It’s not as expensive as you might think. Research has shown that the companies that pay well and offer good benefits and treat their hourly employees with respect are more profitable. Walmart raised entry-level worker wages to $12 an hour and saw productivity rise while turnover fell, generating a net increase in corporate earnings.
Eliminate last-minute variable shift scheduling that denies employees a 40-hour work week and disrupts their lives. The Gap found store sales increased 7% when it instituted stable scheduling with two weeks of advance notice.
7. Commit to paid parental and sick leave.
Most women of color cannot afford to take significant periods of unpaid leave from their jobs when they have a child. Given what we know about the critically important role maternal bonding plays in shaping brain architecture and establishing childhood well-being in the first years of life, it’s clear that the lack of maternal care has lifelong consequences. The absence of paid sick leave is an even larger problem and one of the reasons people of color have been disproportionately exposed to Covid-19. Providing paid parental and sick leave to all employees can help businesses support thriving and productive workforces.
8. Commit to full health care coverage for all employees and support national health care.
Corporations spend twice as much providing employees with health care as they pay in taxes. It puts U.S; businesses at a massive global competitive disadvantage, consumes money that might have gone to higher wages, and is causing employers to offload more and more of health care costs on employees. As a result, the take-home pay of people fortunate enough to have employer-sponsored coverage is much less.
Ensure that living wage actually ends up in employees’ pockets by reducing their contribution and supporting national health care coverage that would reduce the burden on corporations and would ensure that those without insurance — many of them people of color — are covered. Covid-19, which has disproportionately killed Black and Latinx workers, has underscored the need for equity and universal coverage in health care.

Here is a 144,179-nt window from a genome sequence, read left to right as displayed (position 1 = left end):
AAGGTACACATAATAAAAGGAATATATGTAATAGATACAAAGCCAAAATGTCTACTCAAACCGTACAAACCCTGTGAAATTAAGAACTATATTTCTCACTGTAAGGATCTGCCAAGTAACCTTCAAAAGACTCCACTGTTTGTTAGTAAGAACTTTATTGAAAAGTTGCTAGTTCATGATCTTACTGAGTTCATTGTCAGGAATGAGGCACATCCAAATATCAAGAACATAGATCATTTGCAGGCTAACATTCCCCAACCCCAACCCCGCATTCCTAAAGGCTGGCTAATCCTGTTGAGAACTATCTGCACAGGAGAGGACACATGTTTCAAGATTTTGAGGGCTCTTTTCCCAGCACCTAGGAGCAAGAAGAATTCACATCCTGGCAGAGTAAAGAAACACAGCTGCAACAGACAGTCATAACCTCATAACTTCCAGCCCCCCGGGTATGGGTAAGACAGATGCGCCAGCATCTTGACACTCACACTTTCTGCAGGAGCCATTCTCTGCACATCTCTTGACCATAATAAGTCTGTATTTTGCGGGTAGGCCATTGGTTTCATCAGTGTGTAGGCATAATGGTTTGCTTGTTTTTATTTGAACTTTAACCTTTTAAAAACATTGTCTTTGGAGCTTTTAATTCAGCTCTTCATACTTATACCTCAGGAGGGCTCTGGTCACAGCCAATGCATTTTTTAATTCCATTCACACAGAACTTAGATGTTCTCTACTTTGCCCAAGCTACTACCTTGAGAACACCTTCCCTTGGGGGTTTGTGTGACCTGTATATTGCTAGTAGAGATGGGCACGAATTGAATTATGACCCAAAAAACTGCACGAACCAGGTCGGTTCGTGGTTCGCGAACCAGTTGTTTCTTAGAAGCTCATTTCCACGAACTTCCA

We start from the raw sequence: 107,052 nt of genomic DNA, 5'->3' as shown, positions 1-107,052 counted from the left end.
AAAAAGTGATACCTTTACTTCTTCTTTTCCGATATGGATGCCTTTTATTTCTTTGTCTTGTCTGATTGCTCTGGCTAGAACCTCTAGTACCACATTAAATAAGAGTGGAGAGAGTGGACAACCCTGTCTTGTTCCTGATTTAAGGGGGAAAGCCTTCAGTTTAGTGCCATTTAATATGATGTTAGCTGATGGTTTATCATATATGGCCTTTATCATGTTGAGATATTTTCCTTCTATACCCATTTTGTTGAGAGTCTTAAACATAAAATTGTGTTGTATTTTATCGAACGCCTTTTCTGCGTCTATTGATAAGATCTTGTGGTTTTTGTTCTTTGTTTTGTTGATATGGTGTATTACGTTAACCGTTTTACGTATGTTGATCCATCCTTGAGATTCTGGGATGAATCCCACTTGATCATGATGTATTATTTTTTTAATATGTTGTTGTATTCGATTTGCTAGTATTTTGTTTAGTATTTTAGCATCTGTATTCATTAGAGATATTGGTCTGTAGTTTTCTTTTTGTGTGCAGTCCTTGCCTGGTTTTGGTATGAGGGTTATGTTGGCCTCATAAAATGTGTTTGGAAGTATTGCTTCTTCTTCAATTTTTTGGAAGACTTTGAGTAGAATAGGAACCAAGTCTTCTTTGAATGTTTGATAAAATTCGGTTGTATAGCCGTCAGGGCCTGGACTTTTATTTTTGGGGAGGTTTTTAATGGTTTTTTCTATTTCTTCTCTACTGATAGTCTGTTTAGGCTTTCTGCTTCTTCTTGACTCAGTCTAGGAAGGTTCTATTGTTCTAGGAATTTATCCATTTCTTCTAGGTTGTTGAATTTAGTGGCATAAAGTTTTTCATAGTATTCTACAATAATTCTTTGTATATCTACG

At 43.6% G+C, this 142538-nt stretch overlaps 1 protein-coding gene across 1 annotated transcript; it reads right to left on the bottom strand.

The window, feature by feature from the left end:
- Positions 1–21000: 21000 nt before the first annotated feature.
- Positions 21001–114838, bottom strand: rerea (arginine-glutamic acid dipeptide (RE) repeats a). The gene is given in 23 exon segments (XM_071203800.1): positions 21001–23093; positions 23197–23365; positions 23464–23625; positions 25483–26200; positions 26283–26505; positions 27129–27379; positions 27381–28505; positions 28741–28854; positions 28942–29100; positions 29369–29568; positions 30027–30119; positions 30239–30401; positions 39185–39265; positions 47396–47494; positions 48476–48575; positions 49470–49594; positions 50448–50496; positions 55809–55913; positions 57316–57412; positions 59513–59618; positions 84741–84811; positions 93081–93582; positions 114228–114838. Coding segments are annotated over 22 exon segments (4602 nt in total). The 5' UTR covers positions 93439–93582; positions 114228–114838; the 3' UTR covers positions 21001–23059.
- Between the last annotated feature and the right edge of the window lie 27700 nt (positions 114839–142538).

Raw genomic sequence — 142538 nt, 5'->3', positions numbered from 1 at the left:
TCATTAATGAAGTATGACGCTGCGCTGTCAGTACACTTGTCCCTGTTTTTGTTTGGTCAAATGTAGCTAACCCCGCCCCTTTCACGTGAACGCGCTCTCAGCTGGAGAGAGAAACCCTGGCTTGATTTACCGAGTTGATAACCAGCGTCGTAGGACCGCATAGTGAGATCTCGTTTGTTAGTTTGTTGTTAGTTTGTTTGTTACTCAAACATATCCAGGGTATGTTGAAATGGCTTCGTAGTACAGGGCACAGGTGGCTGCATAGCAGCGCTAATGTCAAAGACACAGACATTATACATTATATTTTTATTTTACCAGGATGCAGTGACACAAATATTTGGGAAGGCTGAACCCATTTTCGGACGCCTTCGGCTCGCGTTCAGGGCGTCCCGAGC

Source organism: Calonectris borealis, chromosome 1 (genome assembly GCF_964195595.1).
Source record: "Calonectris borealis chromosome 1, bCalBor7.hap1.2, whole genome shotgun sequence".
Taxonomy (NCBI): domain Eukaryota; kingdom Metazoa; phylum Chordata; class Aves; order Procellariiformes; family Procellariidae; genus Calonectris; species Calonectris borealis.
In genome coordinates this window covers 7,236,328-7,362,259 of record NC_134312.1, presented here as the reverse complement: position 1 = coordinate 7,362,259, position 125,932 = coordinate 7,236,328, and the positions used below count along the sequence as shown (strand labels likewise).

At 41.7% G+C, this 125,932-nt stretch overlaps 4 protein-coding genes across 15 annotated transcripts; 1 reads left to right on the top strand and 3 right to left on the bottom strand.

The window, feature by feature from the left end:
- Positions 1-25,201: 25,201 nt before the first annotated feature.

9. Commit to an employee emergency relief fund or low-cost loan program.
Nearly 40% of Americans — disproportionately people of color — lack the savings to cover even a $400 emergency expense. And that was before Covid-19 destroyed the fragile economic balance that millions of employees struggle to maintain. Their only recourse is to turn to extortionist payday lenders or to run up high-interest, credit-card debt.
When there is an emergency, a few hundred dollars advanced by the employer can be life-changing for employees. In addition, consider paying wages weekly instead of biweekly — many employees cannot last two weeks between paychecks — or use PayActiv that enables employees to access money they have earned before payday.
10. Commit to democratize employment applications.
Eliminate the box for “felony conviction” on job application forms, which disproportionately excludes people of color. Eliminate testing for marijuana use and other drugs if not required by law or the nature of the job. Join the companies such as EY, Google, and Whole Foods that no longer require a college degree for jobs that do not actually need higher education. Develop programs to hire, train, mentor, and advance Black youth without high school degrees who face the highest rates of unemployment, yet have been proven to be productive and loyal employees when supported through effective management programs such as those documented by Talent Rewire.
These commitments won’t eliminate structural racism, quell protests, or stop continued violence against the Black community, but they are changes within the power of every company that will make a profound difference. These 10 potent commitments could make our companies more profitable, grow our economy, profoundly transform millions of lives for the better, and lead us to become a more equitable, resilient, and prosperous nation. Any one of them will make a difference. How many commitments can your company make?
** Mark R. Kramer is a senior lecturer at Harvard Business School and a cofounder and a managing director of FSG, a global social-impact consulting firm.